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Ltryptophan's avatar

What is the best way to back up your pc?

Asked by Ltryptophan (10241points) April 14th, 2010

I want to back up my pc. I know there are online methods. That is an option. What about hard drives? Thanks.

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7 Answers

Ltryptophan's avatar

Is there a solid state option…I’m thinking long term…like an information vault that won’t corrupt.

wonderingwhy's avatar

I keep an on-site and off-site encrypted disk image as insurance. I’m using a dual F+I backup system for daily stuff. The HD’s are whatever was on sale at Costco at the time. One’s a free agent seagate that hasn’t failed in pretty close to daily use after closing in on 3 years. You can probably do that with the software included with your system, though the disadvantage is it can be a bit labor intensive.

Just my opinion but I think the encrypted off-site image is overlooked way too often. People worry about their drives failing but forget about the house burning down.

lilikoi's avatar

Meh, house burning down I think is less of a risk than old times due to fire code. Especially in a condo where everything is sprinklered. But it could happen I guess…

I want to get one of those systems where you have two hard drives connected to each other and to your PC. When you save file, it saves to your local drive, and to one of the two external drives, and that drive makes a copy of the file on the second external drive. There is a name for this system but I can’t remember what it is.

I have been through a few dead hard drives and lost everything more than once. I think having a back up of the back up would be nice. And that it is automatic makes it no inconvenience.

Solid state would be nice, but probably big bucks….

Ltryptophan's avatar

I’ve read a little and it seems a solid state might potentially lose information compared to a regular hard drive.

justn's avatar

Best way, online off-site.

Also do nightly backups of the entire machine to an external hard drive that are bootable backups so you can be up and running quickly if your internal drive gets borked.

Ltryptophan's avatar

I think I will be buying a seagate blackarmor 110 USB 3.0 and skipping online b/u.

researchtermpapers's avatar

Im going to concentrate here on backing up your data (in which I include photos, videos, music, and so on), because that’s your top priority. Should your hard drive die, you can reinstall Windows and your applications. You can’t reinstall your tax records or your children’s baby pictures.

Any decent backup program should know what files and folders need to be backed up. But just in case, here are the likely candidates in Windows XP. All of these folders reside inside C:\Documents and Settings\login, where login is the name you use when you log into Windows:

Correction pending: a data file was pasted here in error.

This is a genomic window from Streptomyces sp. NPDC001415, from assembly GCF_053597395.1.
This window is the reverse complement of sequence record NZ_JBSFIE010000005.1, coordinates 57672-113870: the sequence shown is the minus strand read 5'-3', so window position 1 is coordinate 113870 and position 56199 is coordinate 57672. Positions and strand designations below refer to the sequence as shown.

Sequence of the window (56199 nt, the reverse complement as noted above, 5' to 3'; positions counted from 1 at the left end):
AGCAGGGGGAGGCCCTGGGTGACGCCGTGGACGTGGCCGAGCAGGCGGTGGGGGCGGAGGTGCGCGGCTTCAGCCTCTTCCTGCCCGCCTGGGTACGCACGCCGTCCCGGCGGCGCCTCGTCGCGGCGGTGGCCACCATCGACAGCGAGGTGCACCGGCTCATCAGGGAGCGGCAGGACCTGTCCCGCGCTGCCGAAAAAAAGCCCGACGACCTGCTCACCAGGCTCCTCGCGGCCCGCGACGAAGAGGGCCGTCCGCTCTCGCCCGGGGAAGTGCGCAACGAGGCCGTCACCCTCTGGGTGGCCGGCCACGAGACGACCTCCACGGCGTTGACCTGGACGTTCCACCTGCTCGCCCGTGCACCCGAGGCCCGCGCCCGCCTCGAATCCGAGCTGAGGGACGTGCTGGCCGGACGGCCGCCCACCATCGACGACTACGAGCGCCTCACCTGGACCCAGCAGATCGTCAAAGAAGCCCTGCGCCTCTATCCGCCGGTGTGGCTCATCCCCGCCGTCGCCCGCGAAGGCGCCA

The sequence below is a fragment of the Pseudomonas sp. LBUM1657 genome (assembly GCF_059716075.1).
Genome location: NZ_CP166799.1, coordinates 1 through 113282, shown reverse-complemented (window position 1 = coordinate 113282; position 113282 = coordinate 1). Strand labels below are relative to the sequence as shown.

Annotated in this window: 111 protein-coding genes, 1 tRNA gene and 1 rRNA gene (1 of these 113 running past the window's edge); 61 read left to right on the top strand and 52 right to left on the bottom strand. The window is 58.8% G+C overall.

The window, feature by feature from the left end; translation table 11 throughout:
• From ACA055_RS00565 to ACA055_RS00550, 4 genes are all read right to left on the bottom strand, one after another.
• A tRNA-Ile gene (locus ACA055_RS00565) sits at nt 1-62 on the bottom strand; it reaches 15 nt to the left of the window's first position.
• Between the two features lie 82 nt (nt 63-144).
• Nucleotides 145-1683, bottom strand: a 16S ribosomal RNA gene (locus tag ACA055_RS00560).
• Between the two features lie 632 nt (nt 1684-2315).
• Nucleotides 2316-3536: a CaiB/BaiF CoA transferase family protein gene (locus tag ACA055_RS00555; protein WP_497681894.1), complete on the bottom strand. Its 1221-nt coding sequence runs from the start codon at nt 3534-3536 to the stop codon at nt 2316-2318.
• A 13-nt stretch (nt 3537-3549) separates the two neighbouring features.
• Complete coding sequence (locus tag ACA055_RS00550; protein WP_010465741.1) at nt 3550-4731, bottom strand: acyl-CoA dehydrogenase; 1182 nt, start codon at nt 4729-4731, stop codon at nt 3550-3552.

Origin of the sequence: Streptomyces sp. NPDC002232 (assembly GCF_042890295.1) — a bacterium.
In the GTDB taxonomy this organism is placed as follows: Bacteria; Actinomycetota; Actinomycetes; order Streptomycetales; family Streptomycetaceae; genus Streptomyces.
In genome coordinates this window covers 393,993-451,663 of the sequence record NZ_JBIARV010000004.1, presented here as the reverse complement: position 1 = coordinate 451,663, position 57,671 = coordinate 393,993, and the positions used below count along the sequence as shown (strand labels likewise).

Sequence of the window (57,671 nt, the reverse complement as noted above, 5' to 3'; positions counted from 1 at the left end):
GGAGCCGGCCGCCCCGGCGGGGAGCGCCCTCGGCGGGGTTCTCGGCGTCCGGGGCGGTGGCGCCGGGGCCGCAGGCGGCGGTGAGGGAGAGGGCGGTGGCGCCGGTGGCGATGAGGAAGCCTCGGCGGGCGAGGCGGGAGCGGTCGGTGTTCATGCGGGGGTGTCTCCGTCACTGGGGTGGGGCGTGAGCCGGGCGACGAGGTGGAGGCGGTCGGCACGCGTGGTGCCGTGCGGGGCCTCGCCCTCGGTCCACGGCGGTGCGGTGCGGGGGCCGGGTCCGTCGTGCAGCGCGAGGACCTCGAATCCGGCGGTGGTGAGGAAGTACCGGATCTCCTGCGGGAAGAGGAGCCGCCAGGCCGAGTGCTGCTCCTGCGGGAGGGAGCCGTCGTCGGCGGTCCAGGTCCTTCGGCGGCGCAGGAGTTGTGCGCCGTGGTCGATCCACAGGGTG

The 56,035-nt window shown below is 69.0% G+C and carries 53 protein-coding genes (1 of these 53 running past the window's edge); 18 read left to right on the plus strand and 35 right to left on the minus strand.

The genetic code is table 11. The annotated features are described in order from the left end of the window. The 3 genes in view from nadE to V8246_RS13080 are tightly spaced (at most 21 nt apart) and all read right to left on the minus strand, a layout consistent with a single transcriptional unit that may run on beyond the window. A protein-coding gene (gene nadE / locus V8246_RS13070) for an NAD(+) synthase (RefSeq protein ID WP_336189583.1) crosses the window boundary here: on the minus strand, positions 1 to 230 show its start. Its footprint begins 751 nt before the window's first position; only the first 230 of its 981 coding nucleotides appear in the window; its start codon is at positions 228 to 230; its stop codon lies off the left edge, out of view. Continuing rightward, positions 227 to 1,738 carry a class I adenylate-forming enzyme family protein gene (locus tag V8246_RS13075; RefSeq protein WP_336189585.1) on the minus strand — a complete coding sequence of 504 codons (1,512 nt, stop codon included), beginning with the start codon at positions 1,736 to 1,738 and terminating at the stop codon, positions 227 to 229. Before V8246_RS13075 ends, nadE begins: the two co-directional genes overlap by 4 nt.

* My Documents
* Desktop
* Application Data
* Favorites
* Local Settings\Application Data

And in Vista, where you can find these folders inside C:\Users\login:

* Documents
* Pictures
* Desktop
* Music
* Contacts
* Videos
* AppData
* Favorites

You should back up every day that you use your computer. An intelligent backup program will, on most days, only back up files that have been created or changed since the last backup.

One more general rule: Your backup should be physically separated from your computer. A backup that will be robbed or destroyed along with the rest of the computer is not a secure backup.

I recommend backing up to an external hard drive if you think you can develop the backup habit, and to the Internet if you want to set up an automated system and forget about it. Although you can set up automated backups with external drives (most backup programs assume that this is your first choice), it’s not really a good fit. Either you have to remember to plug in the drive at the right time (so much for unattended backups), or keep the drive plugged in at all times, which means your backup isn’t physically separated from your computer.

On the other hand, automated online backups make a perfect fit. And physical separation between your hard drive and the backup is as great as it can get. The problem: It’s slow—horribly, horribly slow. Your first full backup can take days. Fortunately, it won’t keep you from working during the backup.

If you go with an external hard drive, check out the backup software that comes with it. If you don’t like it, I recommend Genie-Soft Backup Manager ($50 Home version, $70 Pro), which is remarkably easy and versatile. It can also do system backups. If you’d rather not spend that much, the $25 Argentum Backup is easy and versatile enough, although not in Genie’s league.

For online backup, I recommend Mozy Home. For $5 a month, it will automately backup all the data you can fit on a single PC’s hard drive.

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